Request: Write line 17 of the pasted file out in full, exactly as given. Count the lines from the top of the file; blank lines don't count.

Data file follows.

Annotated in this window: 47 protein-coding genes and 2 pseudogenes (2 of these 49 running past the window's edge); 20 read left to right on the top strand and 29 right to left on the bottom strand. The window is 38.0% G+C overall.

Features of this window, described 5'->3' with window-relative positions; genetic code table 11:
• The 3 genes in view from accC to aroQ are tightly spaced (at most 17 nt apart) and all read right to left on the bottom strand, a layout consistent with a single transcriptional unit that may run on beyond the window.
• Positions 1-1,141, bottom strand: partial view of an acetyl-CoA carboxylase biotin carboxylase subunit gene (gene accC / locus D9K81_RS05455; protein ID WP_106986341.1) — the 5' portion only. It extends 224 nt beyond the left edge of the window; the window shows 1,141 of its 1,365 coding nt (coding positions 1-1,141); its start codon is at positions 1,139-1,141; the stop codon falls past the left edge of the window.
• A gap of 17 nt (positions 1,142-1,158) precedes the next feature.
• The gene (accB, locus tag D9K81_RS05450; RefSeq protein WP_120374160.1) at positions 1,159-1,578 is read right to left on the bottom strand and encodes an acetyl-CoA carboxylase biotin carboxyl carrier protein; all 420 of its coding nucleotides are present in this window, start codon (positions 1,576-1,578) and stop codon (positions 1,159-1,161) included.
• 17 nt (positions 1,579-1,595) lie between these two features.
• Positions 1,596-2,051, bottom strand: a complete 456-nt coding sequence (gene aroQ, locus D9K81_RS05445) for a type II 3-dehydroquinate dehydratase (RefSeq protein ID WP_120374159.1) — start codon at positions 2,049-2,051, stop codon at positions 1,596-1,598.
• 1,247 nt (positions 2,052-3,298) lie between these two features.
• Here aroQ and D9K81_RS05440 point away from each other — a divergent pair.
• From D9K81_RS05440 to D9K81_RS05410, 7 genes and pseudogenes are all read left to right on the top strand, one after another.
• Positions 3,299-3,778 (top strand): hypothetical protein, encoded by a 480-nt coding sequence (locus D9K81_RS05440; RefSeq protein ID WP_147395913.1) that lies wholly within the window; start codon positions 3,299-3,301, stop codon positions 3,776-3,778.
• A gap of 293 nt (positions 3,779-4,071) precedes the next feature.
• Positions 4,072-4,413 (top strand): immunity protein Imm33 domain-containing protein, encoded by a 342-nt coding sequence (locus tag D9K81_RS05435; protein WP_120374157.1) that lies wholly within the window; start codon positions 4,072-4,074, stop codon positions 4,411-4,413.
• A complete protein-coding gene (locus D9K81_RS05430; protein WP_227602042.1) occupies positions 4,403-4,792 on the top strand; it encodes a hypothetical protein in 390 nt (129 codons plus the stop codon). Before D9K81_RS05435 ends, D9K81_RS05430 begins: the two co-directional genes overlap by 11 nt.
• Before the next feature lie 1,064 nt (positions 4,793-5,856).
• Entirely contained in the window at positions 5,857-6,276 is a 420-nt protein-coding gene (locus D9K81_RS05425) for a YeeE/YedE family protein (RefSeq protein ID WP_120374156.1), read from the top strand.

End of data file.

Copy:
• Entirely contained in the window at positions 5,857-6,276 is a 420-nt protein-coding gene (locus D9K81_RS05425) for a YeeE/YedE family protein (RefSeq protein ID WP_120374156.1), read from the top strand.